How to Pass Verbal Reasoning tests
Verbal reasoning tests are used widely by employers during assessment centres in order to select the right person(s) for the job. They are particularly common during selection processes for careers that require an ability to communicate both verbally and in written format with customers or clients.
Verbal Reasoning Top Tips
Here are a number of important tips that will give you a better insight into verbal reasoning tests and how you can go about improving your scores.
Many people ask me what the scoring criteria are for verbal reasoning tests. They want to know how many they need to get correct in order to pass. To be honest, every employer/test administrator will have a different standard. Tests of this nature in the public sector normally require a pass rate of 70%. My advice would be to not focus on the pass mark but instead focus on trying to get every question correct. Some employers will set the pass mark according to the overall average score amongst the applicants. Therefore, it is pointless worrying about the pass mark.
The vast majority of verbal reasoning tests are timed; therefore, you need to practice under timed conditions. Savvy test takers will be fully aware of the amount of time they have to answer each question on average. I encourage you to do the same during your preparation.
Test administrators should be suitably qualified in order to administer the test. They will provide you with sufficient information on how to take the test and the rules/guidelines involved immediately prior to the real test. This is also your opportunity to ask any questions that you may have. In the majority of cases you will be given the opportunity to try a small number of sample questions.
Be prepared to be faced by a variety of test styles. The verbal reasoning test that you are required to undertake should be representative of the type of role you are applying for. That is why you do not see many verbal reasoning tests that require you to ‘select the odd one out’ or ‘fill in the missing words’ of a sentence, simply because the majority of occupational roles are not relevant to this type of test. Having said that, the Army still uses a ‘select the odd one out’ test during its selection process for soldiers.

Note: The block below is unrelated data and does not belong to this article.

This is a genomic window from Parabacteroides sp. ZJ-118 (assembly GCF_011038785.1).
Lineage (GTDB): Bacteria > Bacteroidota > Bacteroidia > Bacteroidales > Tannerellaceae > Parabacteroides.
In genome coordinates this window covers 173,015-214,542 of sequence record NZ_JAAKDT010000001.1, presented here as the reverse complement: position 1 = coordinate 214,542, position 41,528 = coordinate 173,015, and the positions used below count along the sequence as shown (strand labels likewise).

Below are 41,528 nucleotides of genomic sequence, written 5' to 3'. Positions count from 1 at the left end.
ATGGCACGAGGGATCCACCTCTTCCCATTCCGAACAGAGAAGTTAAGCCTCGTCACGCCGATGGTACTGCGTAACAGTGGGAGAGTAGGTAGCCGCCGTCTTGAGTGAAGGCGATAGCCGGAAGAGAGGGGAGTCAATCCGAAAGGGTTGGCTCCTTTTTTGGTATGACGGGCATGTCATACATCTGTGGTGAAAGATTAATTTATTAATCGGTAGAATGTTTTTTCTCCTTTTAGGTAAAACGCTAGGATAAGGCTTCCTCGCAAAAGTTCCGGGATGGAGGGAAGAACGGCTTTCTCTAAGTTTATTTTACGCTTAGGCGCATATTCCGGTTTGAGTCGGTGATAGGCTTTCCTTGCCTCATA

You should learn to concentrate intently on the test you are taking and the questions you are required to answer. You should learn to block everything that is irrelevant to the test out of your mind. That means not worrying about what the other test takers are doing or where they are in relation to you in the test! Focus on your own test only.
Just about every other psychometric testing book out there will tell you to get some sleep the night before your test. The chances are, you won’t be able to rest fully the night before your test. My advice is to get plenty of rest in the fortnight before the test. Eat healthily, get some exercise (brisk walking is perfect) and avoid coffee and alcohol too. I see lots of people drinking energy drinks before their test. Energy drinks may claim to increase stimulation and concentration, but how long for is debatable. The danger is, once the effect wears off, you will start to feel lethargic. Choose clean, healthy water instead.